No wonder the venue was considered every parent’s worst nightmare. An outraged local newspaper, whose reporter visited the island undercover, called it “a beatnik-ravaged bank shelter.”
A passport to Eel Pie Island. Until the 1950s, the island was only accessible by boat
In 1956, Arthur Chisnall, a prosperous antique dealer with a bohemian taste, bought the hotel and hired jazz acts (mostly from the United States) to entertain young gamblers in the ballroom used for tea dancing in the 1920s.
A prominent philanthropist, Chisnall thought the venue might attract local teens who were at risk of going off the rails. He offered them support and advice on education before letting them listen to visiting bands.
Young people had other ideas. When a bridge connecting the Twickenham was constructed in 1957, it was easy to visit. And with very few other locations where young people could dance, drink and kiss without attracting any problems, it quickly became a huge success.
In June 1961, on the club’s fifth anniversary, Chisnall was interviewed by News of the World and made the following surprising statement: ‘This place started out as a jazz club. Now it is one of the largest political discussion centers in this part of Greater London. There are 8,386 members. The bands only play on weekends.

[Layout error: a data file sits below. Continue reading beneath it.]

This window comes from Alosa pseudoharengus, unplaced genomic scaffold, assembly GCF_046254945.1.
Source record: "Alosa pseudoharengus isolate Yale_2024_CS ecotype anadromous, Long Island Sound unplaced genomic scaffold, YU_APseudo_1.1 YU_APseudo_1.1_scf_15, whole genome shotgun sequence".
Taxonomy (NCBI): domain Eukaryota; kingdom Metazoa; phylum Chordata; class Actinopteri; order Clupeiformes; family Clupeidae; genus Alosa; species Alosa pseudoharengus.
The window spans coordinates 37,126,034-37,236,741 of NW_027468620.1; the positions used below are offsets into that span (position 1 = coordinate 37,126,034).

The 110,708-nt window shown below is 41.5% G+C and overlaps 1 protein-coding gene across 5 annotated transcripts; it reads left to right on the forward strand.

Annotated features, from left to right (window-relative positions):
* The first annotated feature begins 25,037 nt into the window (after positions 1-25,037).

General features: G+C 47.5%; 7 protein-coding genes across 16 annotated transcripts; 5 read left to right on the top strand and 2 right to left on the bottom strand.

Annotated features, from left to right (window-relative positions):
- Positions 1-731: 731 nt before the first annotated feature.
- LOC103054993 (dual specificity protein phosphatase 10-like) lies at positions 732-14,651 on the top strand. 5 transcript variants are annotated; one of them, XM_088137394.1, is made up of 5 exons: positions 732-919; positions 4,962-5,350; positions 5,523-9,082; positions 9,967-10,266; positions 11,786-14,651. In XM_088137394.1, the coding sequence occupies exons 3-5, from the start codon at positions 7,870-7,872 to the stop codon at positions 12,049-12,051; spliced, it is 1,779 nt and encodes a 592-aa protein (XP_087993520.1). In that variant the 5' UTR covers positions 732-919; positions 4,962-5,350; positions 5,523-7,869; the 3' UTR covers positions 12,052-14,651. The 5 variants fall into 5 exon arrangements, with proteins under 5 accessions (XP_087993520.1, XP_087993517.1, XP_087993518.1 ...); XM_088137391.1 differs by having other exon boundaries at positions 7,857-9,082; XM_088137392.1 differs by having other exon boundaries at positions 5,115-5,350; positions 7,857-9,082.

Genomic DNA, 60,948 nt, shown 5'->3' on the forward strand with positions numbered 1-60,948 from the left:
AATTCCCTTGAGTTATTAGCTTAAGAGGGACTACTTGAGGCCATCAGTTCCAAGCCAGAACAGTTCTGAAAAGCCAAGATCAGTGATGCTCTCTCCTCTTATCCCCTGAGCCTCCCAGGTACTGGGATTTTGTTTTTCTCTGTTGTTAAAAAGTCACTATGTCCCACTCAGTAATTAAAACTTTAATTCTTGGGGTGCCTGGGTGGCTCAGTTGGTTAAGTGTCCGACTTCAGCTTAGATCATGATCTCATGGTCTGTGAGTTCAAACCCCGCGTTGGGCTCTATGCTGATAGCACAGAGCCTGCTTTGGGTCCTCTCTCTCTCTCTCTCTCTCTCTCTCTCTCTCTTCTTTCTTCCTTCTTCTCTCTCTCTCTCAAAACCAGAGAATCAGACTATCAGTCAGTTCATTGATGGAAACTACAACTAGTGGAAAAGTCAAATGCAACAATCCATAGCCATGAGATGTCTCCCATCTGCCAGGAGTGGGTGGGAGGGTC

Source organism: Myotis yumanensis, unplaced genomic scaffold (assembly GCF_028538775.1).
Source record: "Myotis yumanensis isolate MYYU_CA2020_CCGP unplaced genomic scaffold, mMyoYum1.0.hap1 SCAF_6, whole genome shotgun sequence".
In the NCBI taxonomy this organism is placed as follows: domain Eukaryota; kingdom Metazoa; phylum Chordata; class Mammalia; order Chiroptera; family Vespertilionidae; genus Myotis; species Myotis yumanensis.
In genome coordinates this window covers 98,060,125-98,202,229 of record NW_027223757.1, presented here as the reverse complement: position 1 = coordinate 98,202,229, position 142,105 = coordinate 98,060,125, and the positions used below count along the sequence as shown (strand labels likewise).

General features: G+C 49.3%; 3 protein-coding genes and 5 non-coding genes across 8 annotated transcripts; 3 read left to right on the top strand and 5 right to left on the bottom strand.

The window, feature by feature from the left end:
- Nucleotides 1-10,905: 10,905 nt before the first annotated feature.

During the week, members block the bar while discussing all kinds of serious topics. Two years later things went really well when Chisnall signed the unknown Rolling Stones to play every Wednesday night for five months in exchange for £ 45 per performance.
August 28, 1960: Two women in tight jeans during a rave at Eel Pie Island, Twickenham, Surrey
It wasn’t long before the line to enter the hotel stretched across the bridge to the mainland. Gina Wa, who went to the gigs as a schoolgirl, recalled: ‘At the end of their residency, Mick said they were about to release a single but joked that they would be back soon unless the tour was successful and they became famous. We have never seen them again. ‘
The young people who flocked to the hotel were given a ‘passport’ as a ticket, copies of which are now valuable collectibles. It said: “We ask and demand, on behalf of His Excellency Prince Pan, all those who are concerned with giving the bearer of this passport all the assistance he / she needs in his / her legal business of jiving and in general cutting a carpet. ”
One of the gamblers at Stones’ first appearances was a Rod Stewart, who was deeply impressed by Mick Jagger. “The singer was able to hold the attention of the room and I remember thinking the band was great,” he once recalled.